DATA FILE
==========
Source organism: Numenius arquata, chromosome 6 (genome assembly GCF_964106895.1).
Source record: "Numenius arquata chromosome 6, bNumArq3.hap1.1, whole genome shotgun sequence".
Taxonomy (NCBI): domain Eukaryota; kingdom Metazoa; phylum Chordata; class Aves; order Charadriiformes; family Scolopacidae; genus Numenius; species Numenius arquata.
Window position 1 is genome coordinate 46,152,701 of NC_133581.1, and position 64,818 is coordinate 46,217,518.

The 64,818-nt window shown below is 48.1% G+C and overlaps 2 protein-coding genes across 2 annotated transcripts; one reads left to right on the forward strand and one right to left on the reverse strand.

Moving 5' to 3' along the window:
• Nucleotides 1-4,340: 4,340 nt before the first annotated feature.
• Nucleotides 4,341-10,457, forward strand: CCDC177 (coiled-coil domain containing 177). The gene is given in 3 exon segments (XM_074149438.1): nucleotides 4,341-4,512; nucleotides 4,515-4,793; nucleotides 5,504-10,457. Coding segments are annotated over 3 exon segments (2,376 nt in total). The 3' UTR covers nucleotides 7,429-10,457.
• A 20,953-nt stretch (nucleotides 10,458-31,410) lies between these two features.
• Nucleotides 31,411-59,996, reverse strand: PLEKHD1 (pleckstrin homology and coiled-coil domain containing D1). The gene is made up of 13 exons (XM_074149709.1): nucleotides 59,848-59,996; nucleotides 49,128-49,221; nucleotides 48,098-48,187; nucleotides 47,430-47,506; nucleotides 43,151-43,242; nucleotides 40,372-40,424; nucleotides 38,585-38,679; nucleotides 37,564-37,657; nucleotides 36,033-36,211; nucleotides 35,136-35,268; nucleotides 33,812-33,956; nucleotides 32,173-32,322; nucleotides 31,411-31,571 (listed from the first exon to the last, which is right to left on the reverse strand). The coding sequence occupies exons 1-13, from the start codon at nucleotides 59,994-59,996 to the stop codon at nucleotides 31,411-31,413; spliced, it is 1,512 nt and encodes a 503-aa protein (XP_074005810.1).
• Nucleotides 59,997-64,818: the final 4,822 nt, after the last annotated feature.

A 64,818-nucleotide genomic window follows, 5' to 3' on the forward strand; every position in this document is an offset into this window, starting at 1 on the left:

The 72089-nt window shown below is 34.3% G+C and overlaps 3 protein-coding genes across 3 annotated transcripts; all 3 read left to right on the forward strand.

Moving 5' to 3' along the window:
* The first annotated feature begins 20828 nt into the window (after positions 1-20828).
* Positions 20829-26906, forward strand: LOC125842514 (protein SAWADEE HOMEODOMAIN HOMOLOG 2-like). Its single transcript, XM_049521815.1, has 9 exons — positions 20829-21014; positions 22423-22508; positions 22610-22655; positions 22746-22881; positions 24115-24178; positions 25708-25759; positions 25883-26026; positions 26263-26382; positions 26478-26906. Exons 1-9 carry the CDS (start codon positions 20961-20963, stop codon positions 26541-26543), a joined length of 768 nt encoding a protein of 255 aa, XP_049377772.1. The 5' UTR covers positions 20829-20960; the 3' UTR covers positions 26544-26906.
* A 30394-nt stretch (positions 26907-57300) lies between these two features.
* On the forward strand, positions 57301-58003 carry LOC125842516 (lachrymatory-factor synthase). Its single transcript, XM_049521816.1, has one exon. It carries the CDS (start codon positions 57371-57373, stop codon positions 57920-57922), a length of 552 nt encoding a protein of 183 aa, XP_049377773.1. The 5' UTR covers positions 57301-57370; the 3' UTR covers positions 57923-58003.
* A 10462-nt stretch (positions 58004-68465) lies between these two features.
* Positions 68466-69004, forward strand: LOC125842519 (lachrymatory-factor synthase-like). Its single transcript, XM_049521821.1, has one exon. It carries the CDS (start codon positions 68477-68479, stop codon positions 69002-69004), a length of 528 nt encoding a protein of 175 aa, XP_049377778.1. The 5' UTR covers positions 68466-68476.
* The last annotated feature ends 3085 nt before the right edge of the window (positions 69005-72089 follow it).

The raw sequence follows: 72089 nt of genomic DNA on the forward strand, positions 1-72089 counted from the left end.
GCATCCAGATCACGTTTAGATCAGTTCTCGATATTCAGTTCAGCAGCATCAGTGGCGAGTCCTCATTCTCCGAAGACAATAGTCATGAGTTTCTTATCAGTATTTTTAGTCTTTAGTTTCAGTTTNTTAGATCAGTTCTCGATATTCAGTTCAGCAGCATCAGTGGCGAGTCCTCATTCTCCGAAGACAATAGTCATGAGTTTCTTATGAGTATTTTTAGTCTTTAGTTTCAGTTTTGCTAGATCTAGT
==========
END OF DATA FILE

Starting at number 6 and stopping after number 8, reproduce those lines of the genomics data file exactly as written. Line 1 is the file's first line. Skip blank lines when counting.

Moving 5' to 3' along the window:
• Nucleotides 1-4,340: 4,340 nt before the first annotated feature.
• Nucleotides 4,341-10,457, forward strand: CCDC177 (coiled-coil domain containing 177). The gene is given in 3 exon segments (XM_074149438.1): nucleotides 4,341-4,512; nucleotides 4,515-4,793; nucleotides 5,504-10,457. Coding segments are annotated over 3 exon segments (2,376 nt in total). The 3' UTR covers nucleotides 7,429-10,457.